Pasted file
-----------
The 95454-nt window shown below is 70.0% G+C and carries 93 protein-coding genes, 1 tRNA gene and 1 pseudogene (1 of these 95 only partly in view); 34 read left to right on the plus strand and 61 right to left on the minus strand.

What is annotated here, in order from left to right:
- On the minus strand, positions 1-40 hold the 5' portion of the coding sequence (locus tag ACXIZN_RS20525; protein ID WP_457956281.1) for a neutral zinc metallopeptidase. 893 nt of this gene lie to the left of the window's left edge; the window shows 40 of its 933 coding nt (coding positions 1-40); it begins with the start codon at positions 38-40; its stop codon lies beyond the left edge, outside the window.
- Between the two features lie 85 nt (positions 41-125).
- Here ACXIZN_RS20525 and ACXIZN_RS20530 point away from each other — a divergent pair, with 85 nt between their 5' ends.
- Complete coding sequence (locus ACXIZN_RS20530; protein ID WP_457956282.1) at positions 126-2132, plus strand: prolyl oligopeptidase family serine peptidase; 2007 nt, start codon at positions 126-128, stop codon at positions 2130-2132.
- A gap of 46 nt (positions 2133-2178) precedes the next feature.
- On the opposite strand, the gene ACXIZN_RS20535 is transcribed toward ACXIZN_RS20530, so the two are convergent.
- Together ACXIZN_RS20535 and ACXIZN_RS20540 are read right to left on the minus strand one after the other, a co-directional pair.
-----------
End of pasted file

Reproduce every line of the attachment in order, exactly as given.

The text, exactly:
The 95454-nt window shown below is 70.0% G+C and carries 93 protein-coding genes, 1 tRNA gene and 1 pseudogene (1 of these 95 only partly in view); 34 read left to right on the plus strand and 61 right to left on the minus strand.

What is annotated here, in order from left to right:
- On the minus strand, positions 1-40 hold the 5' portion of the coding sequence (locus tag ACXIZN_RS20525; protein ID WP_457956281.1) for a neutral zinc metallopeptidase. 893 nt of this gene lie to the left of the window's left edge; the window shows 40 of its 933 coding nt (coding positions 1-40); it begins with the start codon at positions 38-40; its stop codon lies beyond the left edge, outside the window.
- Between the two features lie 85 nt (positions 41-125).
- Here ACXIZN_RS20525 and ACXIZN_RS20530 point away from each other — a divergent pair, with 85 nt between their 5' ends.
- Complete coding sequence (locus ACXIZN_RS20530; protein ID WP_457956282.1) at positions 126-2132, plus strand: prolyl oligopeptidase family serine peptidase; 2007 nt, start codon at positions 126-128, stop codon at positions 2130-2132.
- A gap of 46 nt (positions 2133-2178) precedes the next feature.
- On the opposite strand, the gene ACXIZN_RS20535 is transcribed toward ACXIZN_RS20530, so the two are convergent.
- Together ACXIZN_RS20535 and ACXIZN_RS20540 are read right to left on the minus strand one after the other, a co-directional pair.